The Magic Correlation

This discussion, including the comments, over at Climate Audit, really is amazing.  Just when you think all the procedural errors that could be mined from the Mann hockey stick have been pulled to the surface, another gem emerges.

Here is how I understand it (please correct me if I am wrong in the comments):  Michael Mann uses a variety of proxies to reconstruct history  (he actually pre-screens them to only use the ones that will give him the answer he wants, but that is another problem that has been detailed in other posts).  To be able to tell temperature with these proxies (since their original measurements are things like mm of tree ring width, not degrees) they must be scaled based on periods in which the thermometer-measured surface temperature record overlaps the proxy record.

Apparently, when making these calibrations, he used the surface temperature record from 1850-1995, but also did other runs with sub-periods of this, such as 1850-1949 and 1896-1995.  OK so far.  Well, McIntyre believes he has found that when running these correlations, the sign of the correlation factor for a single proxy actually changes.

What does this mean?  Well, lets assume proxy 1 is tree ring width from a particular tree, and a calibration based on 1850-1995 has such-and-such ring width data correlated at x per degree.   This means that an increase in ring width of X implies a temperature increase of one.  But, when calibrating on one of the other periods, the exact same proxy has a calibration of -Y.  This means that an increase in the ring width of Y yields a temperature DECREASE of one.

I had a professor of physics back in undergrad who used to just drive me crazy with his insistence on good error estimations in the lab  (which he was right to emphasize, just proving I was not meant for the lab).  He used to say that if your error range crossed zero, in other words, if your range of possible answers included both positive and negative numbers, then you really did not understand a process.  You don’t understand a relationship, he would say, if you don’t even know the sign.  Well, Mann has gotten over this little problem, I guess, because he is perfectly able to have the same physical process have exactly opposite relationships with temperature depending on what 50 year period he is working with.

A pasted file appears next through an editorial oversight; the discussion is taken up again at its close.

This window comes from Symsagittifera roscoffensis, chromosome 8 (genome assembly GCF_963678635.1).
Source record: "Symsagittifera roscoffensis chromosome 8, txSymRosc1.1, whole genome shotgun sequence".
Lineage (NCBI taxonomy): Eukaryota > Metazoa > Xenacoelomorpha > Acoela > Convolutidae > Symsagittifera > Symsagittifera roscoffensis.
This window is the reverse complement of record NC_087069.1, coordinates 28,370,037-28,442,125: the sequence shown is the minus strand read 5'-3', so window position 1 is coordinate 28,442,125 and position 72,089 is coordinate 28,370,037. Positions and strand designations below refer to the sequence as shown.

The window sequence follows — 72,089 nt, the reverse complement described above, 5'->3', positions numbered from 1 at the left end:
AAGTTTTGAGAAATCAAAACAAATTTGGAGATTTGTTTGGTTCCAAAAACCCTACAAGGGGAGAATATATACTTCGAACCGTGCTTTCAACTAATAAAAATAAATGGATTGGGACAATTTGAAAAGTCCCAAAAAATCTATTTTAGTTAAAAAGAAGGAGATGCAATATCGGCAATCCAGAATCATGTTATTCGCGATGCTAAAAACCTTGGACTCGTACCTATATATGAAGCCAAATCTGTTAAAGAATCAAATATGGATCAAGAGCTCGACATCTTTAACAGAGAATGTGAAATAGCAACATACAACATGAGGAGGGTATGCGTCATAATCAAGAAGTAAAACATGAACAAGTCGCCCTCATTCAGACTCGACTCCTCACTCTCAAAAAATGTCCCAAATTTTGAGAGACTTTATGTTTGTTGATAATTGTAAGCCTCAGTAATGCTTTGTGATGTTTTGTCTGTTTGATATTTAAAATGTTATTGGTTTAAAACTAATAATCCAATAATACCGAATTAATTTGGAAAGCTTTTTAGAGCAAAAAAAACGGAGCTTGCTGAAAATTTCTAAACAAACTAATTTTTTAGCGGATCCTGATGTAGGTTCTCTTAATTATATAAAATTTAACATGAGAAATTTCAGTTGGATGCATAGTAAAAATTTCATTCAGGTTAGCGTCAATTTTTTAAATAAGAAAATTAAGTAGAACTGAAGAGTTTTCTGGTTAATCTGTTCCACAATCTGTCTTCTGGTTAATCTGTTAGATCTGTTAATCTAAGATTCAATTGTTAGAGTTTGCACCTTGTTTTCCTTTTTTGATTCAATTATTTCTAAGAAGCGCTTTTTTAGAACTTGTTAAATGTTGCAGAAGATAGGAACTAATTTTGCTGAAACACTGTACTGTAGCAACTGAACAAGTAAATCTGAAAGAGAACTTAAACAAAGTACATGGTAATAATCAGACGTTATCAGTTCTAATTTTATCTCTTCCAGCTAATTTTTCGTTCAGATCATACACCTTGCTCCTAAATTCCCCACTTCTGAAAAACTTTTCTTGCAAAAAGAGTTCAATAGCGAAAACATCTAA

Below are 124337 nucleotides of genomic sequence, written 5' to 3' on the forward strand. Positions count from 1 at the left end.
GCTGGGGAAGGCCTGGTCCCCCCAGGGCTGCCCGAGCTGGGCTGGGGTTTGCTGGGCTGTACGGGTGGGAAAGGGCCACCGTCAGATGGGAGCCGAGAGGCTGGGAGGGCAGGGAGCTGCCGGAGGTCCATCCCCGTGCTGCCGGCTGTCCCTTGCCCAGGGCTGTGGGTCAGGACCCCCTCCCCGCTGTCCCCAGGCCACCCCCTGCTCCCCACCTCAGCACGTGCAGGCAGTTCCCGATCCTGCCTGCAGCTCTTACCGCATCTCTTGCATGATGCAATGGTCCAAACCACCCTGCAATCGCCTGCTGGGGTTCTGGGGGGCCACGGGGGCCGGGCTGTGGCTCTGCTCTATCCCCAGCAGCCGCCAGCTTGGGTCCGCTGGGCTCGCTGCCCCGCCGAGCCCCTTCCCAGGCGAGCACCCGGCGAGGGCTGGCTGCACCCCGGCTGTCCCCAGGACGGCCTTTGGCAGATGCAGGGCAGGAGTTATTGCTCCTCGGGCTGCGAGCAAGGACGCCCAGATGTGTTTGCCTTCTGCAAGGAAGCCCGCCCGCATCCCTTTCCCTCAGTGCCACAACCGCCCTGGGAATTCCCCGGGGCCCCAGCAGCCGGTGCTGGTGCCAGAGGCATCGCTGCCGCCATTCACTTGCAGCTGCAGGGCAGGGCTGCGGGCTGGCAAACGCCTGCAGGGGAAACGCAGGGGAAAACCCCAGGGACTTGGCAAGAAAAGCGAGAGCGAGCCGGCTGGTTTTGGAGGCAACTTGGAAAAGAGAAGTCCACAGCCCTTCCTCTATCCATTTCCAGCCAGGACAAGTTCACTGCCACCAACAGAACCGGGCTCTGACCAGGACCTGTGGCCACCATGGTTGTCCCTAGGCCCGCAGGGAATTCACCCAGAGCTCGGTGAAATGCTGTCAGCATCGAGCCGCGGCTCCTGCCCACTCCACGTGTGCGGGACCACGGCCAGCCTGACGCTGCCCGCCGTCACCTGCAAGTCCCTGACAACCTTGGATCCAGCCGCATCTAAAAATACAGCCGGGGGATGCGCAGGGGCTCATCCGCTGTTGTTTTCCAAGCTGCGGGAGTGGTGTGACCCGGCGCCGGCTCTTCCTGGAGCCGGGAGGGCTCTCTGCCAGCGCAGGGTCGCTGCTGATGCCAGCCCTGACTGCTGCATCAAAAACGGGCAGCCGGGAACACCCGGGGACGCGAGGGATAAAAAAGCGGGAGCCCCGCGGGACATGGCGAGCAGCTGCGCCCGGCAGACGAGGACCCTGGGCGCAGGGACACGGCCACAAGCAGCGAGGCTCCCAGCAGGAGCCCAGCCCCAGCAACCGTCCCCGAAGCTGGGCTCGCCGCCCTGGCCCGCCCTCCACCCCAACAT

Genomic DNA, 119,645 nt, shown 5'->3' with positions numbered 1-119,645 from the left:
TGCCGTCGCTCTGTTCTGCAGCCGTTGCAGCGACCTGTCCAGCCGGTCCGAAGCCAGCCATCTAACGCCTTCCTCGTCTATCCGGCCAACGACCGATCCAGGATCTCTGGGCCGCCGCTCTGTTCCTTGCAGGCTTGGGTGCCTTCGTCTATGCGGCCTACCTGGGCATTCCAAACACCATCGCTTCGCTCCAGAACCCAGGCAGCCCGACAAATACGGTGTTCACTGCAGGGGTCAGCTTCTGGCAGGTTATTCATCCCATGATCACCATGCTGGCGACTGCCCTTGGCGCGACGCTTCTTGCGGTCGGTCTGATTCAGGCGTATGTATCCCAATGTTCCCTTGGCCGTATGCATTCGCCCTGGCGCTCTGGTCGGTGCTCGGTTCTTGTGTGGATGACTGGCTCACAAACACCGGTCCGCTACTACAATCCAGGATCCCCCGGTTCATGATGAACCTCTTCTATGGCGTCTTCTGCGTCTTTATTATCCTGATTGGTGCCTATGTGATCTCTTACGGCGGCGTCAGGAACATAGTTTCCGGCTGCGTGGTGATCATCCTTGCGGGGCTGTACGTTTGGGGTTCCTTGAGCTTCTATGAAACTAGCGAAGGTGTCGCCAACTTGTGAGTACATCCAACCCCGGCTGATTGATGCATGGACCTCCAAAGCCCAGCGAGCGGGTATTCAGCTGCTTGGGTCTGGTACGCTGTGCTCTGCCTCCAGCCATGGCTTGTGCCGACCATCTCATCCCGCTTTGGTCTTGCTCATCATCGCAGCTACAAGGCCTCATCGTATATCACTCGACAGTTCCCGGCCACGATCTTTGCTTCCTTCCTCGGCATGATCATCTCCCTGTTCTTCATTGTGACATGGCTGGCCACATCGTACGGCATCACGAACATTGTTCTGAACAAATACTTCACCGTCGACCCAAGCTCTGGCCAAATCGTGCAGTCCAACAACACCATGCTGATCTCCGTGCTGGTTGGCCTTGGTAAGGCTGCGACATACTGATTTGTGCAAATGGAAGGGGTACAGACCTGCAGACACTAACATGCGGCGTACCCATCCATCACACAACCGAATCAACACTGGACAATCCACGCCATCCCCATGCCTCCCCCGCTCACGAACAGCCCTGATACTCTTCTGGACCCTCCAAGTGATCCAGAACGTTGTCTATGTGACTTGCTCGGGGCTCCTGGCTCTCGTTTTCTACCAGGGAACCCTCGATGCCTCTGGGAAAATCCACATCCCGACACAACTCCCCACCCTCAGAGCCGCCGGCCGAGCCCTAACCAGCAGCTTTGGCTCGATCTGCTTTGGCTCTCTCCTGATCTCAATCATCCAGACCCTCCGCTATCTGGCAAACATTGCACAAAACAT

OK, so Steve caught him with one bad proxy.  Heck, he has over a thousand others.  But now McIntyre is reporting in the comments he has found 308 such cases, where Mann has correlations that change signs like this.  Wow.

Postscript: By the way, one of the most fundamental rules of regression analysis is that when you throw a variable into the regression, you should have some theoretical reason for doing so.  This is because every single variable you add, no matter how spurious, is going to improve the fit of a regression (trust me on this, it’s in the math).

In the case of proxy regressions, it is simply unacceptable to rely on the regression for the sign.  You rely on physics for the sign, not the regression.   If you don’t even know the sign of the relationship between your proxy and temperature, then you don’t understand the proxy well enough physically to justify even calling it a proxy.

This is a big, big deal in financial modelling.  I can’t tell you how often it is emphasized in financial modelling to make sure you have a working theory as to how and why a variable should affect a regression, and then when you get the result, you need to test it against your original theory.  And if they are too far apart, you need to doubt the computer result.  Because in financial modelling, if you get too much confidence in regressions against spurius data, you can go bankrupt  (in climate, it instead seems to lead to fame, large grants, and hanging out with vice-presidents).